While many are concerned that those on a plant based don’t get enough protein there is a real need and justification for ensuring that they get enough B12. This important vitamin plays a crucial role in many of our bodies key processes.
What is it?
Vitamin B12 (cobalamin) is one of the eight B vitamins and is widely used throughout the body from nerve tissue, brain function, to folic acid absorption and is key to ensuring that red blood cells can multiply correctly. The latter is the reason why one of the most apparent symptoms of a B12 deficiency is anaemia. Unfortunately this vitamin is only produced by bacteria and archaea and the human body does not store it. Therefore it’s important to ensure that you have it in your diet. The good news is that you only need a small amount of between 1 - 3 mcg/Ug (micrograms) per day (this varies dependant on you country or origin).
A blood test from the doctor can identify the levels of B12 in the blood and recommendations of what is a normal level and how often you should be tested vary between countries. However there are some criticisms over how reliable this test is and what the results mean, with many saying that those on a plant based diet are no more at risk from a B12 deficiency than the rest of the population. Vegans should be expected to have a higher instance of deficiency than the general population, but most studies have failed to find this. Some have attributed this to those on a plant based diet having good micro flora which makes up for for a lower dietary intake. However given it’s importance and the potential health problems with being deficient is probably best to err on the side of caution and ensure that you have several different sources of this vitamin in your diet.
Which source of B12 should I take?
Cyanocobalamin or synthetic B12 has been considered by some (mainly due to it being synthetic) as inferior to Methylcobalamin but the evidence from studies suggests that both are just as good for preventing B12 deficiency. With that said, we don’t recommend that you rely on a single source for you B12. As with the importance attached to a balanced varied diet we take the same approach with B12. While we supplement, we prefer not to buy traditional vitamin pills as we eat a primarily Raw plant based diet, therefore we use ‘Food Form” or “Food State” supplements which as also classified as Raw Food. These are as close to real food as you can get and the manufacturing process maintains the temperature below 46C during manufacturing. These are more readily absorbed by your body and therefore there is less wastage “expensive colourful pee syndrome” than traditional pills. Therefore we would advise that taking a food form supplement along with incorporating the other sources into your diet should be sufficient to prevent deficiency.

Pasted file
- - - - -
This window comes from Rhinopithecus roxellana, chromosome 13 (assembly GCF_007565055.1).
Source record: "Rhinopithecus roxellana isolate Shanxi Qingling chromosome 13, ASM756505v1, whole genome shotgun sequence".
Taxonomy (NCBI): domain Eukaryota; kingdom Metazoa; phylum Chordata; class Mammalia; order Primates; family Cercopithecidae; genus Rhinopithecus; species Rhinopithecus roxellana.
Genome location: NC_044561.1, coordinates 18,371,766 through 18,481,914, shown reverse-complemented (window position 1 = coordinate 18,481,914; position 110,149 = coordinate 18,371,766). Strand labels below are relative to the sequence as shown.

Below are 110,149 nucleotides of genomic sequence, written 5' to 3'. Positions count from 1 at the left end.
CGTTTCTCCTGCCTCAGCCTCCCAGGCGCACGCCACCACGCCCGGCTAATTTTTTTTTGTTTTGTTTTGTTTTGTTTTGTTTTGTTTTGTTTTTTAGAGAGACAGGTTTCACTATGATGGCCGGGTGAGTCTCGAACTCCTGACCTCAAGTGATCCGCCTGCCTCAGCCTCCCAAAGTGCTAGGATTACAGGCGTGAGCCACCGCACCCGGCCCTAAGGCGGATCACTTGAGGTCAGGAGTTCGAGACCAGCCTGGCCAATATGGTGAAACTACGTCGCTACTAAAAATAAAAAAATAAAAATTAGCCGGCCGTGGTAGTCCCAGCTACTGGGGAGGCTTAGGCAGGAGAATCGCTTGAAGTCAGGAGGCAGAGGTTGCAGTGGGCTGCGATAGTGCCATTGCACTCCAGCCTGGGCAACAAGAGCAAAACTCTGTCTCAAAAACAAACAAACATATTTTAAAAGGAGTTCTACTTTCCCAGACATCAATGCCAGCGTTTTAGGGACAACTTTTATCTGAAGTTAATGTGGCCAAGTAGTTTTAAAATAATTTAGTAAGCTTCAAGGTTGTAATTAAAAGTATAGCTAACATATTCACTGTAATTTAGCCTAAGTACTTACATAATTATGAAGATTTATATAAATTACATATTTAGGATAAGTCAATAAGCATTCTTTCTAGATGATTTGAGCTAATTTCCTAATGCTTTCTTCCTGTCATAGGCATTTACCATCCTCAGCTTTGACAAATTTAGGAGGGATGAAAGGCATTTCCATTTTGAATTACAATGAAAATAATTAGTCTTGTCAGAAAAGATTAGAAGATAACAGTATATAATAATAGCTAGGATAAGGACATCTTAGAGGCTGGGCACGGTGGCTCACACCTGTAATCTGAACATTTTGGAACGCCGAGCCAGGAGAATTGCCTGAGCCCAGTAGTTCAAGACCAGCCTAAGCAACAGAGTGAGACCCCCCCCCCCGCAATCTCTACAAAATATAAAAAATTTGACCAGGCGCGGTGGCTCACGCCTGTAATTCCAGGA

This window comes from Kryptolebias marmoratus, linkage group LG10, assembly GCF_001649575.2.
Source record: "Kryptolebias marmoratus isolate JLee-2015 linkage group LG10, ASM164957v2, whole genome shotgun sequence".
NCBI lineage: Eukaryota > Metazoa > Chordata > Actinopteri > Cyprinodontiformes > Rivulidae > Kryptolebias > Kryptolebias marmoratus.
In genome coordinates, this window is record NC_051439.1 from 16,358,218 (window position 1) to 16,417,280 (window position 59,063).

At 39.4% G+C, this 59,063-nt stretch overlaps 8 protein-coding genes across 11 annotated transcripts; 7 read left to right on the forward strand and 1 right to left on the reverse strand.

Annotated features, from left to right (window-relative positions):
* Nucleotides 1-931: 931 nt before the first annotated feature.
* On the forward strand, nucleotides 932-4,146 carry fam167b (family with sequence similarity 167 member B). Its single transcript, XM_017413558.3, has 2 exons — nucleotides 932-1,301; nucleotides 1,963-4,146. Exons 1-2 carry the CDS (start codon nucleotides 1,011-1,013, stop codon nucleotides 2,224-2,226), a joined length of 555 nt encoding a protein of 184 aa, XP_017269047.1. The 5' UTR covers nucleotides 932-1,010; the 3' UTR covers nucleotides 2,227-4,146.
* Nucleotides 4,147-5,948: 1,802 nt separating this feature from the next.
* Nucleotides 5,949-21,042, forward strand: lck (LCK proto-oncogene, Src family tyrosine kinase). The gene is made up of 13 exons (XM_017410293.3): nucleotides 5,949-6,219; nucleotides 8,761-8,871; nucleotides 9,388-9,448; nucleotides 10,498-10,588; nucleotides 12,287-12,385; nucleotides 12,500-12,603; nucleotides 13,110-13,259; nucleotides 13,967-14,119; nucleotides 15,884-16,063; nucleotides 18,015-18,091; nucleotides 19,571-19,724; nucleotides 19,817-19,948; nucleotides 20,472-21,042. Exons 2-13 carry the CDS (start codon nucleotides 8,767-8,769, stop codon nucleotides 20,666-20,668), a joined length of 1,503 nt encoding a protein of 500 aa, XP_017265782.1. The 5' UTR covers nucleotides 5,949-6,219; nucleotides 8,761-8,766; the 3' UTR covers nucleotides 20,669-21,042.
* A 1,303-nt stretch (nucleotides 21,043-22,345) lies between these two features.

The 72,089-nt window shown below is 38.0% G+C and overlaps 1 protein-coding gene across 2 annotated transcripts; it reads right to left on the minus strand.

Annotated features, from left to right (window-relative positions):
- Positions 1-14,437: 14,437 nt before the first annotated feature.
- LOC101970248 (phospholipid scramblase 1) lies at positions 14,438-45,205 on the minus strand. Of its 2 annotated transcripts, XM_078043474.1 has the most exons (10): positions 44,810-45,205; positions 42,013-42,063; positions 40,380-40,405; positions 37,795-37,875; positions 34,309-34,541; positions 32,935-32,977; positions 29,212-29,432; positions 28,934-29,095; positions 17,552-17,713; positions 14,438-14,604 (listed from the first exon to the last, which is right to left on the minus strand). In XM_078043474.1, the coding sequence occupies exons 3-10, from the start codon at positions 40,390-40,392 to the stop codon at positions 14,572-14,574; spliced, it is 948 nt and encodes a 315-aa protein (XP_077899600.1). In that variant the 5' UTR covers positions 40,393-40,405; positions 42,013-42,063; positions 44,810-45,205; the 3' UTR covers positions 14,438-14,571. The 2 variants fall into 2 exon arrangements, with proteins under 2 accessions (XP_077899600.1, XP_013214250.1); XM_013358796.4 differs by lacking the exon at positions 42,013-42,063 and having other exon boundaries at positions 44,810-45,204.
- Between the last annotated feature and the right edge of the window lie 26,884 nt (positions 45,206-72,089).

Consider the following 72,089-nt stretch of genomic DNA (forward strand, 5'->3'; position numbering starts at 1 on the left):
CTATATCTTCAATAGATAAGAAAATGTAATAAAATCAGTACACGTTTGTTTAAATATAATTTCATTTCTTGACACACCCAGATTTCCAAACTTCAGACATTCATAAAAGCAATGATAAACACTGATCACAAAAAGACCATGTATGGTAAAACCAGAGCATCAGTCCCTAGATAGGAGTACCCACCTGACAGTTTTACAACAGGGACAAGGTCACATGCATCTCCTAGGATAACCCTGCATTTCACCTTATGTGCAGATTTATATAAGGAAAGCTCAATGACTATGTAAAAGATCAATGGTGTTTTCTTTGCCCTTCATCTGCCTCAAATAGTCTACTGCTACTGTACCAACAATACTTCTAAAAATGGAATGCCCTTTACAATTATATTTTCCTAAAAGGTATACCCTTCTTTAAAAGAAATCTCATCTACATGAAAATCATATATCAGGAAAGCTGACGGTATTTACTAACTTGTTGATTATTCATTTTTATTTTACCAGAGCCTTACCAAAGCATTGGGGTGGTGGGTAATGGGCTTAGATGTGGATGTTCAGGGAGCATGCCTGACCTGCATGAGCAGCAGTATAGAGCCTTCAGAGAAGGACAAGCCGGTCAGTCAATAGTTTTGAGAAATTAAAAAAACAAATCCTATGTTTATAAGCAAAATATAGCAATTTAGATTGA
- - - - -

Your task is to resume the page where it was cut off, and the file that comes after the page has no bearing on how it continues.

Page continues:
Sources for those on a plant based diet
We won’t cover any of the vegetarian sources other than to say that vegetarians should be able to obtain sufficient B12 from eggs and dairy. But for those on a totally plant based diet a certain amount of effort is needed to ensure that first, obtain enough B12 and second, they don’t rely on a single source for their B12.
Algae such as dried green (Enterorpha Sp.) and Purple (Porphyra Sp.) are considered good sources and one of the best known green algae is Chlorella. Chlorella not only has vitamin B12 but also is a great all-round food source. It is 45% protein, 20% fat, 20% carbohydrate, 5% fibre and 10% minerals and vitamins. Because of this wonderful profile, Chlorella is used in many food supplements.
Yeast extracts such as Marmite are also a good source and are also easy to accommodate in the diet. However many Vegans will not use the Unilever owned brands because of ethical concerns with their treatment of animals. Some of the ingredients in their product range are tested on animals to meet government guidelines. There are alternatives and new companies launch their own versions of yeast extracts and yeast condiments all the time. See below for a selection of those available:
Many processed foods and in particular cereals are fortified with Cyanocobalamin. While processed foods should not form a major part of your diet they can play a part in it. As discussed previously there is evidence that getting your B12 from synthetic sources is not a major concern, although we still advise trying to get it from multiple sources. This also holds true for many of the fortified soy milks and nut milks. alpro is a popular brand in the UK, despite a recent PR disaster that alienated many Vegans. Because of this, Swedish manufacturer Oatly! has gained ground in the market and easier to find on supermarket shelves. They too fortify their products with B12 and other vitamins and is a good alternative to those who dislike soy or nut milks.
If you are worried that you might be deficient you have two choices you can consult with your doctor to have a blood test, or consult a nutritionist for an analysis of your diet. This will give you a good baseline to decide about making any changes to your diet. Likewise check for sources in your current diet and add some if think you might not be getting enough. Use the sources listed above, after all there is nothing terribly taxing about having a supplement, adding a slice of toast with yeast extract or a glass of fortified plant milk to your daily diet.
Although we are surrounded by junk and fast food, eating healthy has never been easier.
If you want to know more about the importance of nutrition and the correct foods to eat contact the GrassRoots Health Nutritionist.
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About the GrassRoots Health Blog
The Grassroots Health blog is written by Dean and Joanne. Joanne's passion is vegan raw food, nutrition and wellbeing while Dean likes to explore the real science behind health.
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